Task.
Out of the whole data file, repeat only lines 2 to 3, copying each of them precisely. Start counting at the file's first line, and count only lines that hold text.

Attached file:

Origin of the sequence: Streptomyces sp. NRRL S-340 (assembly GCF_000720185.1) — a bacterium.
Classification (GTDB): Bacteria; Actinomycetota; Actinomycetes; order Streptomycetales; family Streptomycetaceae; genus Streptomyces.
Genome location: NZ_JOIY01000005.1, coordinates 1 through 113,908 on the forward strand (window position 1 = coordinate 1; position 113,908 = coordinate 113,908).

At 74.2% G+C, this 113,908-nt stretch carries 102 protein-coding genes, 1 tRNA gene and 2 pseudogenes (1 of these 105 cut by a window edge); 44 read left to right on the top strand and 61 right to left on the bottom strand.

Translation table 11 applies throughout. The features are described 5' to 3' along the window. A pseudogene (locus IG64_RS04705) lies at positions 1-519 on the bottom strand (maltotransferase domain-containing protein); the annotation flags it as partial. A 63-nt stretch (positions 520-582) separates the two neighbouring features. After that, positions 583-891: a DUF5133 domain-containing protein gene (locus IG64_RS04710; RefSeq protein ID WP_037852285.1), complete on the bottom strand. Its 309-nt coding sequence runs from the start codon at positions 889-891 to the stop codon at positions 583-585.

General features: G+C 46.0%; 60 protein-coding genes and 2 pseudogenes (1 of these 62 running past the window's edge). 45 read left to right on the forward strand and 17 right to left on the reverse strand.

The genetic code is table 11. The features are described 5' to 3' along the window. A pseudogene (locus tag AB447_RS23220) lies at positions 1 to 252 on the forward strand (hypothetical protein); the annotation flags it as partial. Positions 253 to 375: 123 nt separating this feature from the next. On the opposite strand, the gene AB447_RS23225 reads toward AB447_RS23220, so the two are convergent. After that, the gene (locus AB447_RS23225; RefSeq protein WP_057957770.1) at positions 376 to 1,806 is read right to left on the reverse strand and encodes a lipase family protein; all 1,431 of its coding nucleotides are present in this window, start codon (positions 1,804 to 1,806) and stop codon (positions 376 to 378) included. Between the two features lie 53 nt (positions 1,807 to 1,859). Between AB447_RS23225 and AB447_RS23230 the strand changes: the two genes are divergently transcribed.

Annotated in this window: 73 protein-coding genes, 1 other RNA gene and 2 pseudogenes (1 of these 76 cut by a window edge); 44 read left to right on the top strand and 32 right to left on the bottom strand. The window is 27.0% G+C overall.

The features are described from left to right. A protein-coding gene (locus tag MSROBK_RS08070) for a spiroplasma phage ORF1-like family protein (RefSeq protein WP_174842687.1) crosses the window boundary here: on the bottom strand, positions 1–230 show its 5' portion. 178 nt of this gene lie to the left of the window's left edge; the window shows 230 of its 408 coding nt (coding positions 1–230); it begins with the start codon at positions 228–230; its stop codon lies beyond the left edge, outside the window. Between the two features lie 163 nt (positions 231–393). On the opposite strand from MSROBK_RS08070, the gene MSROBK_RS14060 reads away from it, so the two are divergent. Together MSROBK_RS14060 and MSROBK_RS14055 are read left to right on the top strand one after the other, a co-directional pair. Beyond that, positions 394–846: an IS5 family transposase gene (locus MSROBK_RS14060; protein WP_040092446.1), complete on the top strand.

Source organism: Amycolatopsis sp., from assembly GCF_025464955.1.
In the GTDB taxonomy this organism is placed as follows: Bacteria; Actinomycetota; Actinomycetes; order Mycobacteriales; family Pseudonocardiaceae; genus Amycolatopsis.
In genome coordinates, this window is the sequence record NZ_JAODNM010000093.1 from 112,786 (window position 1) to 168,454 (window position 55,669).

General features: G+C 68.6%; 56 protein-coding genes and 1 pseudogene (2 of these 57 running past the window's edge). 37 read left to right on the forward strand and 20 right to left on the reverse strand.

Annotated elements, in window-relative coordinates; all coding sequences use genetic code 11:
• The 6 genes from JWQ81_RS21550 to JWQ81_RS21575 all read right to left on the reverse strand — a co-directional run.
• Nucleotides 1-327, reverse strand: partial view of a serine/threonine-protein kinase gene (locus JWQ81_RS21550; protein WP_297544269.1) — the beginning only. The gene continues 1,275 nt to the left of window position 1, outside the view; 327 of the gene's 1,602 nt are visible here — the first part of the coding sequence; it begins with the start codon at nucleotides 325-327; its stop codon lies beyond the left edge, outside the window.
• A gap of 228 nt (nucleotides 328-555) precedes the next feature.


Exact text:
Classification (GTDB): Bacteria; Actinomycetota; Actinomycetes; order Streptomycetales; family Streptomycetaceae; genus Streptomyces.
Genome location: NZ_JOIY01000005.1, coordinates 1 through 113,908 on the forward strand (window position 1 = coordinate 1; position 113,908 = coordinate 113,908).